As if anyone needed more proof of the disconnect between football and the underwear Olympics known as the Scouting Combine, the Associated Press explains that Olympic medalist Ato Boldon has been teaching incoming rookies to do something that they’ll do on a football field only when something really good is happening, or when something really bad is happening.
Run in a straight line.
“I am basically turning football players into sprinters for a while,” Boldon said.
Boldon got involved three years ago, and he wasn’t impressed with what he initially saw. “My first thought: ‘Oh my God, these guys are awful,'” Boldon said. “It was 95 percent their technique. It was bad. And I said, ‘Now I understand why they want to bring me on board.’
“At the Combine last year, my guys did not look like the others,” Boldon added. “By the end of the Combine, I have the fastest guys.”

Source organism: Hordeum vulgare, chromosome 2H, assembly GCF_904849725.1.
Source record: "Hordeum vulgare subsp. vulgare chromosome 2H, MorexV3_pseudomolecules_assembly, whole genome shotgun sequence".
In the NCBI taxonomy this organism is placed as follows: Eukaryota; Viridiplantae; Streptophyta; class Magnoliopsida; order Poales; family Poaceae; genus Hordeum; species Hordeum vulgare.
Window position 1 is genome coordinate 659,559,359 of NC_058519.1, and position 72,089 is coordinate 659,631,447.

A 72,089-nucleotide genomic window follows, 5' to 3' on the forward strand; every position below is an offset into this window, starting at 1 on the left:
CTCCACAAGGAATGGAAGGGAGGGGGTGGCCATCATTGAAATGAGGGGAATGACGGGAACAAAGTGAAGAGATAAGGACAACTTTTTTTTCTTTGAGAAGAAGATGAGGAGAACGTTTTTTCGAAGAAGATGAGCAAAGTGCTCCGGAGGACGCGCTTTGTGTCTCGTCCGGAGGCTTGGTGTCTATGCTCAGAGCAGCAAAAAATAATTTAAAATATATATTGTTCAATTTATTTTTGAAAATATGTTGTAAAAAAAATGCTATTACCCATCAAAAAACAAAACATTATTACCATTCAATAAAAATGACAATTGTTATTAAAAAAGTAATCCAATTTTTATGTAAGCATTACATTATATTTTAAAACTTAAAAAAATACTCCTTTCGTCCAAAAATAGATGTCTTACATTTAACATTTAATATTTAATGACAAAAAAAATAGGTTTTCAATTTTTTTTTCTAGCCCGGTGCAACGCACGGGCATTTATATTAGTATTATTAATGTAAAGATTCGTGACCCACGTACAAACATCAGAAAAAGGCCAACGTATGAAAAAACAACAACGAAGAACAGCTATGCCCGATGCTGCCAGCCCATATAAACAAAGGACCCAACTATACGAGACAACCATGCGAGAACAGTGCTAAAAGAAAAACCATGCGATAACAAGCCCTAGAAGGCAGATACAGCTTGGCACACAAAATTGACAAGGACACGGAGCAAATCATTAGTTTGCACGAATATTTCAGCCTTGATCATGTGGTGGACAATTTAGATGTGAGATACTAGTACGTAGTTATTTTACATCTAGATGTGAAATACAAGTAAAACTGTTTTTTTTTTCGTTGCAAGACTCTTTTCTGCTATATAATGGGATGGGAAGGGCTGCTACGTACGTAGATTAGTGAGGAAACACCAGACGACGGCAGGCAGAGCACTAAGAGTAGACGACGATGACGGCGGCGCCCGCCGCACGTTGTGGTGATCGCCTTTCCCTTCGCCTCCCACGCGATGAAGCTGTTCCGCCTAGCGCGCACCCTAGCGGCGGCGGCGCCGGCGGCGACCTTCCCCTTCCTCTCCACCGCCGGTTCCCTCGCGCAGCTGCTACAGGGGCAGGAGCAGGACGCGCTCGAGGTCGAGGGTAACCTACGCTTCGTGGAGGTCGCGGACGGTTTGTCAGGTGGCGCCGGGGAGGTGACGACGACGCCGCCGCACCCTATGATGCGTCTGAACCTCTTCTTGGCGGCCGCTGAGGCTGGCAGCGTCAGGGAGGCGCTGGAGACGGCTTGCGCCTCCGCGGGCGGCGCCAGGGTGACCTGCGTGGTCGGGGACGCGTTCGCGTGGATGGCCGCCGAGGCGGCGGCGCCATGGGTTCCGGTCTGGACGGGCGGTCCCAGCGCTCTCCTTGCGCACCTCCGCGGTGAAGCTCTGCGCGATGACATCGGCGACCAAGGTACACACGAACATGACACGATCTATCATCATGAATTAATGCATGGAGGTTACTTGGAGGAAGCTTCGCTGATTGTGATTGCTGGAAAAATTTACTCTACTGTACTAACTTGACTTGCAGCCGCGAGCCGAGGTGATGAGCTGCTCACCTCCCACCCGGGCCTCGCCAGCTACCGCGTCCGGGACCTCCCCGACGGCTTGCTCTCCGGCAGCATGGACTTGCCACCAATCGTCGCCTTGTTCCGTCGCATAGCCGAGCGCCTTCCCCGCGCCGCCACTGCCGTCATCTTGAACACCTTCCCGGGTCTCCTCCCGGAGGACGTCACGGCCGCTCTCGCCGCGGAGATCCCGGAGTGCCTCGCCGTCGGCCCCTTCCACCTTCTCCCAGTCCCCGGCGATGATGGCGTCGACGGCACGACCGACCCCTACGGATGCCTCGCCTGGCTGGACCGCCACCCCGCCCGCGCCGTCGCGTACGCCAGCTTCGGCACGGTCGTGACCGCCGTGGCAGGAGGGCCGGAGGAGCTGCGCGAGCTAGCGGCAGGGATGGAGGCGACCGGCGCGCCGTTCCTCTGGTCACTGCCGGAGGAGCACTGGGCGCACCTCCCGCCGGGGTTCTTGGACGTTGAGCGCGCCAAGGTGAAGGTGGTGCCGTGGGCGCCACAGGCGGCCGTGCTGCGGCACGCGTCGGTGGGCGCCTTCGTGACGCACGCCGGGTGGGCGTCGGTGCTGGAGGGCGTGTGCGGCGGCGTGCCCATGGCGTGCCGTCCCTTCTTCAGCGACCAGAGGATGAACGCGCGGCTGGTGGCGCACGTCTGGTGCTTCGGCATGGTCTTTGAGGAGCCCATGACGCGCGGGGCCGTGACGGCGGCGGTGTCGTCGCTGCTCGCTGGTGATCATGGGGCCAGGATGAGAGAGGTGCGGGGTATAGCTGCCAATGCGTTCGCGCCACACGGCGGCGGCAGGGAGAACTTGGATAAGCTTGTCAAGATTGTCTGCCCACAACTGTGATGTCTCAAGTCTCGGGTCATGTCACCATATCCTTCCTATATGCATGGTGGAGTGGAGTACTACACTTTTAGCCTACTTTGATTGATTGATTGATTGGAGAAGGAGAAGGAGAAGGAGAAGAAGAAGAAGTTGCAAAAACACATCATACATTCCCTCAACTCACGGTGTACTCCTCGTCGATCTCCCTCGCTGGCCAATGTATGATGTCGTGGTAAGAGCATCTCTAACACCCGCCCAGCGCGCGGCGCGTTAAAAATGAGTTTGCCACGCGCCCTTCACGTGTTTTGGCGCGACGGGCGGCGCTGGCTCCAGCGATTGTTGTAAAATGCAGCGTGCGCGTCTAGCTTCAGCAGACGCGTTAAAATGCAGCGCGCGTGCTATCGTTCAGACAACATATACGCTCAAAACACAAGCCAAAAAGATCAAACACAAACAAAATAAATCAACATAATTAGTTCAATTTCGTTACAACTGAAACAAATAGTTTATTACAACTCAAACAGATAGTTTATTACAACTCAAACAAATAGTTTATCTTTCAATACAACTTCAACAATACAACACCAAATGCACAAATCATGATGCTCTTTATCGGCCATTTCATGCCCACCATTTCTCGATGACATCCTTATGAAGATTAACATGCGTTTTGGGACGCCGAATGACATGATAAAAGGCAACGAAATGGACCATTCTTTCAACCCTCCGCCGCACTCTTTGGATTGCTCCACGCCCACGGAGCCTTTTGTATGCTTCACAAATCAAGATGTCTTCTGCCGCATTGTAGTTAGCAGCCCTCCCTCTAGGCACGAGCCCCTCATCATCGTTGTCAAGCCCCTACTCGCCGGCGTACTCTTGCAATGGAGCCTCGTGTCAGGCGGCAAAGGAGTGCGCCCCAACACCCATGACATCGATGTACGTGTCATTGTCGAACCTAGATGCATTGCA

Boldon’s guys included cornerback Patrick Peterson, who covered 40 yards in 4.34 seconds.
But that’s why the results of the Scouting Combine can be so deceptive. Guys are evaluated based on how they run without pads or opponents or a ball in the air or anything else that bridges the Grand Canyon between track and field and the football field.
That’s why a guy’s time in the 40-yard dash is simply one piece of a much more complex puzzle that can’t reliably be solved unless and until we see what these guys can do when they’re lined up against the best that college football has had to offer over the last decade, or longer.